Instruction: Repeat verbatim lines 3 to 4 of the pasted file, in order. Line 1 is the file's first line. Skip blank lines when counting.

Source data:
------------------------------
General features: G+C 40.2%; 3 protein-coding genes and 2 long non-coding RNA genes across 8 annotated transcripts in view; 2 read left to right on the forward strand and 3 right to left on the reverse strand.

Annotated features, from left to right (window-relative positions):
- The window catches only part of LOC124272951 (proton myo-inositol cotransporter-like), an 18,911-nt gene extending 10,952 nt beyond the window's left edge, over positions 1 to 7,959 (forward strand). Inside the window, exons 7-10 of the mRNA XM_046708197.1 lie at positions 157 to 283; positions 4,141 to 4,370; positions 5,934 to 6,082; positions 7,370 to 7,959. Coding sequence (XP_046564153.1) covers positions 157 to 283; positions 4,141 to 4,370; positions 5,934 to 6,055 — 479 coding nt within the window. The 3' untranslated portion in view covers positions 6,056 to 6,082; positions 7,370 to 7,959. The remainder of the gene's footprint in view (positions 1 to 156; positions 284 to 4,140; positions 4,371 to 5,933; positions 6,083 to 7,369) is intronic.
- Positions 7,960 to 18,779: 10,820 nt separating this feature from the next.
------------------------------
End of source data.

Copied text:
- The window catches only part of LOC124272951 (proton myo-inositol cotransporter-like), an 18,911-nt gene extending 10,952 nt beyond the window's left edge, over positions 1 to 7,959 (forward strand). Inside the window, exons 7-10 of the mRNA XM_046708197.1 lie at positions 157 to 283; positions 4,141 to 4,370; positions 5,934 to 6,082; positions 7,370 to 7,959. Coding sequence (XP_046564153.1) covers positions 157 to 283; positions 4,141 to 4,370; positions 5,934 to 6,055 — 479 coding nt within the window. The 3' untranslated portion in view covers positions 6,056 to 6,082; positions 7,370 to 7,959. The remainder of the gene's footprint in view (positions 1 to 156; positions 284 to 4,140; positions 4,371 to 5,933; positions 6,083 to 7,369) is intronic.
- Positions 7,960 to 18,779: 10,820 nt separating this feature from the next.